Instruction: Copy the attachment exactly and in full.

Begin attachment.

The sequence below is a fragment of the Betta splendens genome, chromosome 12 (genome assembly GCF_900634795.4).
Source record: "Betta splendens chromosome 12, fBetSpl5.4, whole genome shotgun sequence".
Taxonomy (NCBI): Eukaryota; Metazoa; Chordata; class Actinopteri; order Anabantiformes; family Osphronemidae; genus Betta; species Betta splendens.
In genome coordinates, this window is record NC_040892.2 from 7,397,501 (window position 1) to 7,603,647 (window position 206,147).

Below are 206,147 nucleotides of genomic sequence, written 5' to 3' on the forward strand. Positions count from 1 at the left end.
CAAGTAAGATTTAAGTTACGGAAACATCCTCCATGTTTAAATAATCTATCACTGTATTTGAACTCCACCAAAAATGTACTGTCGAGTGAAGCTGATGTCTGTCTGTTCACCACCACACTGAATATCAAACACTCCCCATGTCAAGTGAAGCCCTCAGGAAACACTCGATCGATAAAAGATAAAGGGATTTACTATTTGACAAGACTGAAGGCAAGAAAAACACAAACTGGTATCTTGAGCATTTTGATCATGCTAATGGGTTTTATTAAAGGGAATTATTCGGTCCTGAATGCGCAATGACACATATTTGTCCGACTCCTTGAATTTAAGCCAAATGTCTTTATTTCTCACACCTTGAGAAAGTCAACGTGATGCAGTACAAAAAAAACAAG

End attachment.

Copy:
The sequence below is a fragment of the Betta splendens genome, chromosome 12 (genome assembly GCF_900634795.4).
Source record: "Betta splendens chromosome 12, fBetSpl5.4, whole genome shotgun sequence".
Taxonomy (NCBI): Eukaryota; Metazoa; Chordata; class Actinopteri; order Anabantiformes; family Osphronemidae; genus Betta; species Betta splendens.
In genome coordinates, this window is record NC_040892.2 from 7,397,501 (window position 1) to 7,603,647 (window position 206,147).

Below are 206,147 nucleotides of genomic sequence, written 5' to 3' on the forward strand. Positions count from 1 at the left end.
CAAGTAAGATTTAAGTTACGGAAACATCCTCCATGTTTAAATAATCTATCACTGTATTTGAACTCCACCAAAAATGTACTGTCGAGTGAAGCTGATGTCTGTCTGTTCACCACCACACTGAATATCAAACACTCCCCATGTCAAGTGAAGCCCTCAGGAAACACTCGATCGATAAAAGATAAAGGGATTTACTATTTGACAAGACTGAAGGCAAGAAAAACACAAACTGGTATCTTGAGCATTTTGATCATGCTAATGGGTTTTATTAAAGGGAATTATTCGGTCCTGAATGCGCAATGACACATATTTGTCCGACTCCTTGAATTTAAGCCAAATGTCTTTATTTCTCACACCTTGAGAAAGTCAACGTGATGCAGTACAAAAAAAACAAG